Norfolk Railway Tunnels: Barsham.

The Barsham parish is located north of Fakenham and south of the pilgrimage centre of Little Walsingham in North Norfolk. This parish includes several small villages, that of Houghton St Giles, West Barsham, East Barsham and North Barsham. For those who have a liking for such things, the name Barsham means ‘homestead or village of a man called Bar’. We are not sure, but ‘Bar’ may derive from ‘boar’ and may even be a nickname. The Domesday survey itself identifies a man called ‘Toki’ as owning land there prior to 1066 after which, around 1087, a certain ‘Hugh’ owned the land. This area around the Barshams is rich in archaeological finds and contains some particularly splendid churches and monuments related to pilgrimages to nearby Little Walsingham.

Barsham4

The area is also well known for its ‘Barsham Tunnel’, as once was – the only other standard gauge tunnel (apart from the Cromer Tunnel – see previous blog) to be built in Norfolk during the 19th century as part of the rush to lay down railways.

Barsham1
A Fakenham-bound train crosses the trestle viaduct at East Barsham in the mid-1890’s. Beneath, work is in progress to replace the 40 year-old timber structure, embankment and culvert. Picture : Norman Faircloth courtesy of the FCA.

The railway which ran through the Barshams linked Wymondham, Dereham, Fakenham and Wells-next-the-Sea. The Wymondham to Dereham section opened in February 1847 as the Norfolk Railway. This was followed the following year by a second section that was to run towards Fakenham, but the Company ran out of funds and had to wait until the independent Wells & Fakenham Railway, finally filled the gap in 1857. Just five years later in 1862, all local railway companies merged into one network, named the Great Eastern Railway (GER).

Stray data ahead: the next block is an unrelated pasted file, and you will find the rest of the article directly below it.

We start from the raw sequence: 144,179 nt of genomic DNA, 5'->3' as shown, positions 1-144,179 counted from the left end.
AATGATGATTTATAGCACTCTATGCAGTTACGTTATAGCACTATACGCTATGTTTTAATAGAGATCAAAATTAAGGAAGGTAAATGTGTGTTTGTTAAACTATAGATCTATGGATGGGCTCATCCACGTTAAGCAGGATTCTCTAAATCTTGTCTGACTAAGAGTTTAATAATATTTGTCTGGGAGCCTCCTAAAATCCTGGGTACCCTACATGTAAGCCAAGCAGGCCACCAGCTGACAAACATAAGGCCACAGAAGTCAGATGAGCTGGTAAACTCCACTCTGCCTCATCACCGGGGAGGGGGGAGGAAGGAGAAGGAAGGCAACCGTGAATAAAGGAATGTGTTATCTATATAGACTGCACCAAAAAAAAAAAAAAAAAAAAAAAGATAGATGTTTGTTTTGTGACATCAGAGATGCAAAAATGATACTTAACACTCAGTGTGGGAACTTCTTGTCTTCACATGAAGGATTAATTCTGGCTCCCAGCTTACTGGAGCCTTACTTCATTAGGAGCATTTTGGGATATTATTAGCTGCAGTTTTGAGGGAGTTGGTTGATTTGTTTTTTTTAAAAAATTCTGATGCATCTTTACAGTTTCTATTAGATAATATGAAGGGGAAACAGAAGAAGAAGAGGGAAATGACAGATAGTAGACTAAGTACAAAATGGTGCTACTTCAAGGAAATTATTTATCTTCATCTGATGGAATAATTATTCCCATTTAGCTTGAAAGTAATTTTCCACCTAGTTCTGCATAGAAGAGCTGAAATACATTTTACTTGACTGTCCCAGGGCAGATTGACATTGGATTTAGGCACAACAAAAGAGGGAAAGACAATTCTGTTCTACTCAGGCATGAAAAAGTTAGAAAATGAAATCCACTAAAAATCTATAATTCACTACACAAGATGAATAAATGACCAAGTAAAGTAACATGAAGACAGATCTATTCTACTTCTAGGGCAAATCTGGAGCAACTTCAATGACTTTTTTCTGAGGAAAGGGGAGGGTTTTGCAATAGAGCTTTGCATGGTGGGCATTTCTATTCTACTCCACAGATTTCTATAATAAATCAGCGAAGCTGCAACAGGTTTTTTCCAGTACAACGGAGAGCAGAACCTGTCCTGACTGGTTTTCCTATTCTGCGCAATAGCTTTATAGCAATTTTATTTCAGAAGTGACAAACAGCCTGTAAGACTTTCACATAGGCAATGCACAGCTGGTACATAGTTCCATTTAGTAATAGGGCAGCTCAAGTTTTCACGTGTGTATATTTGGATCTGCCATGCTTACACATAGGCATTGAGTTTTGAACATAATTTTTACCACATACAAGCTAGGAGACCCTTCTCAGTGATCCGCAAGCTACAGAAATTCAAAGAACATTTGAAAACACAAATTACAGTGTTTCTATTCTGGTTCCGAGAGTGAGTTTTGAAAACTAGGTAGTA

Barsham (Map)
Illustration showing Norfolk railways, both past and present. Photo: Wikipedia.

For just over a century all was well, until road transport began to take passengers and goods away. The M&GN (nick-named the ‘Muddle & Get Nowhere’ railway), which crossed a large part of Norfolk from Gt. Yarmouth to Kings Lynn and beyond, closed in February 1959. Then along came Dr. Beeching and his draconian nationwide closures which, invariably, included many lines in Norfolk. The Wells to Dereham section, on which the Barsham Tunnel was situated, closed in 1964 followed, in 1969, by the Dereham to Wymondham section. Some parts of former routes however still operated as either Heritage or Narrow-Gauge Railways -see map above.

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The Wells & Walsingham Light Railway. Photo: Discover Norfolk.

One of these is today’s 4-mile narrow gauge Wells & Walsingham Light Railway; its line reduced from the former standard 4ft, 8.5inch width to just 10.25inch width. This railway opened to the public in 1982.

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The Barsham Tunnel. Picture: Courtesy of the FCA.

It was towards the Walsingham end of the old Wymondham to Wells-next-the-Sea railway where the track passed through a tunnel – the Barsham Tunnel, which was originally built to pass through Barsham Hill, as indicated on the 1838 first edition 1-inch O.S. map. During construction, and in order to comply with safety regulations, the 200-yard-long and slightly curved Barsham Tunnel had refuges (or portals similar to those of the Cromer Tunnel) cut into its walls for staff to ‘hide’ from passing trains when working in or near the tunnel.

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The open Barsham Cutting where the tunnel once stood. Photo: Owen Stratford. Courtesy of FCA.

However, on 22nd November 1892, the London Gazette advised that conversion of the tunnel into an open cutting with a solid embankment, would follow during the following year; this was because structural problems were discovered and, consequently, the tunnel’s roof was removed, leaving just the base of the walls and an exposed deep cutting instead – as still seen today. The tunnel walls had been built with soft ‘Norfolk Red’ bricks and later clad, in a concrete screed, by British Rail. In 1912, the spoil was taken away and dumped to form an embankment across a nearby valley which had previously been crossed by a trestle viaduct over the River Stiffkey.